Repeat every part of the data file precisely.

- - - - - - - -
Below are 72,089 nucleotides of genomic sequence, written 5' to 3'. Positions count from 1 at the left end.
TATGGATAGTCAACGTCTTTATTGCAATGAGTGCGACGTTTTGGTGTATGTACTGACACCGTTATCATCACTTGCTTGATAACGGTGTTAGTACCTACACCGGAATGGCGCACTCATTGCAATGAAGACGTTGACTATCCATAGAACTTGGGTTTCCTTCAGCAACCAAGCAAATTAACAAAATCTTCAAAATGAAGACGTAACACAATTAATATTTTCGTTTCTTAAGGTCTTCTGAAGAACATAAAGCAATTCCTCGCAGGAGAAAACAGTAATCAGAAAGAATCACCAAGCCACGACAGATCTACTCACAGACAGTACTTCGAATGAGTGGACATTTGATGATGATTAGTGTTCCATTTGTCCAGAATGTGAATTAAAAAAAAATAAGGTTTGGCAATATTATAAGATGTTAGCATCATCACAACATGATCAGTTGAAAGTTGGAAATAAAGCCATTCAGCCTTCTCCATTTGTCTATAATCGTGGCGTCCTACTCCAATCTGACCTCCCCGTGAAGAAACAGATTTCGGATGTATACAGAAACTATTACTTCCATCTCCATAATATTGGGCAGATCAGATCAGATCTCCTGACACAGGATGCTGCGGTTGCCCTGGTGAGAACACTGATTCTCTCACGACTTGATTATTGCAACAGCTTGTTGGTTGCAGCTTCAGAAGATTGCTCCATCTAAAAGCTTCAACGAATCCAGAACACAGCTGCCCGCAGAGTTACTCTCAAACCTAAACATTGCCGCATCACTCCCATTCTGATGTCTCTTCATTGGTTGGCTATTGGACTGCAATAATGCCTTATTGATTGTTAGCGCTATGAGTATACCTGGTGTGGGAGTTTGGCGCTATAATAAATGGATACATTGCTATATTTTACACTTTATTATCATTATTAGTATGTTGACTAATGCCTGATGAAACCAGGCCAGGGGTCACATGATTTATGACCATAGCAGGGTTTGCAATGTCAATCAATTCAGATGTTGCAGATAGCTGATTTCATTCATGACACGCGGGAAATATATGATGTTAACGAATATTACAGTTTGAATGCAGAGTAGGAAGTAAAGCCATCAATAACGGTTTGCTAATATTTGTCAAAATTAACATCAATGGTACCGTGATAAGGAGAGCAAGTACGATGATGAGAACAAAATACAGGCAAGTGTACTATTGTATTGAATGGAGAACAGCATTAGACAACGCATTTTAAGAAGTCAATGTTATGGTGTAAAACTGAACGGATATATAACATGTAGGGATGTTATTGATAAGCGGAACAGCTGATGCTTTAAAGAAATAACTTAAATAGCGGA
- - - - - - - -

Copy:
Below are 72,089 nucleotides of genomic sequence, written 5' to 3'. Positions count from 1 at the left end.
TATGGATAGTCAACGTCTTTATTGCAATGAGTGCGACGTTTTGGTGTATGTACTGACACCGTTATCATCACTTGCTTGATAACGGTGTTAGTACCTACACCGGAATGGCGCACTCATTGCAATGAAGACGTTGACTATCCATAGAACTTGGGTTTCCTTCAGCAACCAAGCAAATTAACAAAATCTTCAAAATGAAGACGTAACACAATTAATATTTTCGTTTCTTAAGGTCTTCTGAAGAACATAAAGCAATTCCTCGCAGGAGAAAACAGTAATCAGAAAGAATCACCAAGCCACGACAGATCTACTCACAGACAGTACTTCGAATGAGTGGACATTTGATGATGATTAGTGTTCCATTTGTCCAGAATGTGAATTAAAAAAAAATAAGGTTTGGCAATATTATAAGATGTTAGCATCATCACAACATGATCAGTTGAAAGTTGGAAATAAAGCCATTCAGCCTTCTCCATTTGTCTATAATCGTGGCGTCCTACTCCAATCTGACCTCCCCGTGAAGAAACAGATTTCGGATGTATACAGAAACTATTACTTCCATCTCCATAATATTGGGCAGATCAGATCAGATCTCCTGACACAGGATGCTGCGGTTGCCCTGGTGAGAACACTGATTCTCTCACGACTTGATTATTGCAACAGCTTGTTGGTTGCAGCTTCAGAAGATTGCTCCATCTAAAAGCTTCAACGAATCCAGAACACAGCTGCCCGCAGAGTTACTCTCAAACCTAAACATTGCCGCATCACTCCCATTCTGATGTCTCTTCATTGGTTGGCTATTGGACTGCAATAATGCCTTATTGATTGTTAGCGCTATGAGTATACCTGGTGTGGGAGTTTGGCGCTATAATAAATGGATACATTGCTATATTTTACACTTTATTATCATTATTAGTATGTTGACTAATGCCTGATGAAACCAGGCCAGGGGTCACATGATTTATGACCATAGCAGGGTTTGCAATGTCAATCAATTCAGATGTTGCAGATAGCTGATTTCATTCATGACACGCGGGAAATATATGATGTTAACGAATATTACAGTTTGAATGCAGAGTAGGAAGTAAAGCCATCAATAACGGTTTGCTAATATTTGTCAAAATTAACATCAATGGTACCGTGATAAGGAGAGCAAGTACGATGATGAGAACAAAATACAGGCAAGTGTACTATTGTATTGAATGGAGAACAGCATTAGACAACGCATTTTAAGAAGTCAATGTTATGGTGTAAAACTGAACGGATATATAACATGTAGGGATGTTATTGATAAGCGGAACAGCTGATGCTTTAAAGAAATAACTTAAATAGCGGA